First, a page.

LSD HAS BEEN USED SUCCESSFULLY IN PSYCHIATRIC THERAPY
Given the demonization of the psychedelic drug LSD, it may seem inconceivable that
mainstream , psychiatrists were giving it to patients during sessions. Yet for at least 20 years,
that's exactly what happened.
Created in 1938, LSD was first suggested as a tool in psychotherapy in 1949. The following year
saw the first studies in medical/psychiatric journals. By 1970, hundreds of articles on the uses of
LSD in therapy had appeared in the Journal of the American Medical Association, the Journal of
Psychology, the Archives of General Psychiatry, the Quarterly Journal of Studies of Alcoholism,
many non-English-language journals, and elsewhere.
Psychiatric and psychotherapeutic conferences had segments devoted to LSD, and two
professional organizations were formed for this specialty, one in Europe and the other in North
America. International symposia were held in Princeton, London, Amsterdam, and other
locations. From 1950 to 1965, LSD was given in conjunction with therapy to an estimated
40,000 people worldwide.
In his definitive book on the subject, LSD Psychotherapy, transpersonal psychotherapist
Stanislav Grof, MD, explains what makes LSD such a good aid to headshrinking:
...LSD and other psychedelics function more or less as nonspecific catalysts and amplifiers
of the psyche.... In the dosages used in human experimentation, the classical psychedelics,
such as LSD, psilocybin, and mescaline, do not have any specific pharmacological effects.
They increase the energetic niveau in the psyche and the body which leads to manifestation
of otherwise latent psychological processes.
The content and nature of the experiences that these substances induce are thus not
artificial products of their pharmacological interaction with the brain ("toxic psychoses"),
but authentic expressions of the psyche revealing its functioning on levels not ordinarily
available for observation and study. A person who has taken LSD does not have an "LSD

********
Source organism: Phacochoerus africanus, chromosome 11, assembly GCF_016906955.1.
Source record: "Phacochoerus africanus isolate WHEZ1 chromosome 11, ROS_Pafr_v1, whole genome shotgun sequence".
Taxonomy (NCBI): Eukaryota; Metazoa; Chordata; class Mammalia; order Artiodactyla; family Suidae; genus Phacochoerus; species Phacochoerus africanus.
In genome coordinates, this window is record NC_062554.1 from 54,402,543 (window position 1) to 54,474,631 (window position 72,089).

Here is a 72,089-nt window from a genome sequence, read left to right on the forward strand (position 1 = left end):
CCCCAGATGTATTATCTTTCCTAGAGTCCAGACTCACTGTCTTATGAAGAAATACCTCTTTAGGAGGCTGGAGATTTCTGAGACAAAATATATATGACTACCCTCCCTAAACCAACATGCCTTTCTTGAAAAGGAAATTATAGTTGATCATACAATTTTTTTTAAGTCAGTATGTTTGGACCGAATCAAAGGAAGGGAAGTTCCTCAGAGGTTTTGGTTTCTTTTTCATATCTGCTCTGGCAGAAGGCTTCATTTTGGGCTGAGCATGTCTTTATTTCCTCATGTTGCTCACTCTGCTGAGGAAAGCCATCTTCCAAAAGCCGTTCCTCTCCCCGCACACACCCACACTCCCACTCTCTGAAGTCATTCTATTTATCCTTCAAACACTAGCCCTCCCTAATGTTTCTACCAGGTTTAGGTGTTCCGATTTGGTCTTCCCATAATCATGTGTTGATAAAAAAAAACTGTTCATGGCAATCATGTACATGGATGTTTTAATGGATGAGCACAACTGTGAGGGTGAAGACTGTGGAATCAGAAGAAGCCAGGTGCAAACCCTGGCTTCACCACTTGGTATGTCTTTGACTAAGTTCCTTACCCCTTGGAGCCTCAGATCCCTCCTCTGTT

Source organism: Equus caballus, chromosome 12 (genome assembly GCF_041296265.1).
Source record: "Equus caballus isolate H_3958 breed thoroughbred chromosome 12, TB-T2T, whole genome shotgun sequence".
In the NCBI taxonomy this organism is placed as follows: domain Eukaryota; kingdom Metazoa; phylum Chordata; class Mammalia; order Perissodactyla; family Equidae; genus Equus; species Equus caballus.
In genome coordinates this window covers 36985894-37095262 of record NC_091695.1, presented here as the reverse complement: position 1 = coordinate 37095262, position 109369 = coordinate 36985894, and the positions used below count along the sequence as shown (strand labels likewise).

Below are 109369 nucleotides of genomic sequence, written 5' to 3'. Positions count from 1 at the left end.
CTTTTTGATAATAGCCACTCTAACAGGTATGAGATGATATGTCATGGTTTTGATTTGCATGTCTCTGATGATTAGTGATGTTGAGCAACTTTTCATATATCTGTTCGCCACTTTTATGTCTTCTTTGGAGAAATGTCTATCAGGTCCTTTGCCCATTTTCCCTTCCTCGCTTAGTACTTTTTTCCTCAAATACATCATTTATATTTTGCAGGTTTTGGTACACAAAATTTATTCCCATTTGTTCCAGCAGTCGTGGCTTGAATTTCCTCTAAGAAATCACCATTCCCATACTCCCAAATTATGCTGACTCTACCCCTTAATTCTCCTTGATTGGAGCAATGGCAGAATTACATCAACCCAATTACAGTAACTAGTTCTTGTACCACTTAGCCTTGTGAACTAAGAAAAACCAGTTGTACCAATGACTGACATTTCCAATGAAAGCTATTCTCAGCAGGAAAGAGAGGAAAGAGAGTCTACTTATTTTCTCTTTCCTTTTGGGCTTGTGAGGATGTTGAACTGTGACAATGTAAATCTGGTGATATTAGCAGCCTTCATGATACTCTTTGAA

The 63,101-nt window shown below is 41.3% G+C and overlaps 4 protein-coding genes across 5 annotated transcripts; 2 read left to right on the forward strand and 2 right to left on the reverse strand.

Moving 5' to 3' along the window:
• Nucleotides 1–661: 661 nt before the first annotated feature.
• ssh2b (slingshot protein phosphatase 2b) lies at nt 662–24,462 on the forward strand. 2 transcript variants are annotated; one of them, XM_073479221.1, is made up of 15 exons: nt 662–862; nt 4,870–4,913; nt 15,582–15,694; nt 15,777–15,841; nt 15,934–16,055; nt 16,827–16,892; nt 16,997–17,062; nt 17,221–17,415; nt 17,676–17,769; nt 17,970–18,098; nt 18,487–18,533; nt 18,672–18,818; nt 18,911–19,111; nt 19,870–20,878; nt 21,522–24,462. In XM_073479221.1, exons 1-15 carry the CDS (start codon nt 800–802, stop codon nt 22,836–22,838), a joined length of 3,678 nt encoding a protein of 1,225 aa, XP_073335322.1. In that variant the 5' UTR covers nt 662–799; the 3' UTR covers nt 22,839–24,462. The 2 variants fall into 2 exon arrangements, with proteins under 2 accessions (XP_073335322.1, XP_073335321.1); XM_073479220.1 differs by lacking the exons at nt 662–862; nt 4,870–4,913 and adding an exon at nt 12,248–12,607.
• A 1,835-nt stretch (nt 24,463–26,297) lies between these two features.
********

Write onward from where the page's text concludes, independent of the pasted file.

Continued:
experience," but takes a journey into deep recesses of his or her own psyche.
When used as a tool during full-scale therapy, Grof says, "the potential of LSD seems to be
extraordinary and unique. The ability of LSD to deepen, intensify and accelerate the
psychotherapeutic process is incomparably greater than that of any other drug used as an adjunct
to psychotherapy, with the exception perhaps of some other members of the psychedelic group."
Due to bad trips experienced by casual users, not to mention anti-drug hysteria in general, LSD
was outlawed in the US in 1970. The Drug Enforcement Agency declares: "Scientific study of
LSD ceased circa 1980 as research funding declined."
What the DEA fails to mention is that medical and psychiatric research is currently happening,
albeit quietly. Few researchers have the resources and patience to jump through the umpteen
hoops required to test psychedelics on people, but a few experiments using LSD, ecstasy, DMT,
ketamine, peyote, and other such substances are happening in North America and Europe.
Universities engaged in this research include Harvard, Duke, Johns Hopkins, University College
London, and the University of Zurich. We're presently in the dark ages of such research, but at least the light hasn't gone out entirely.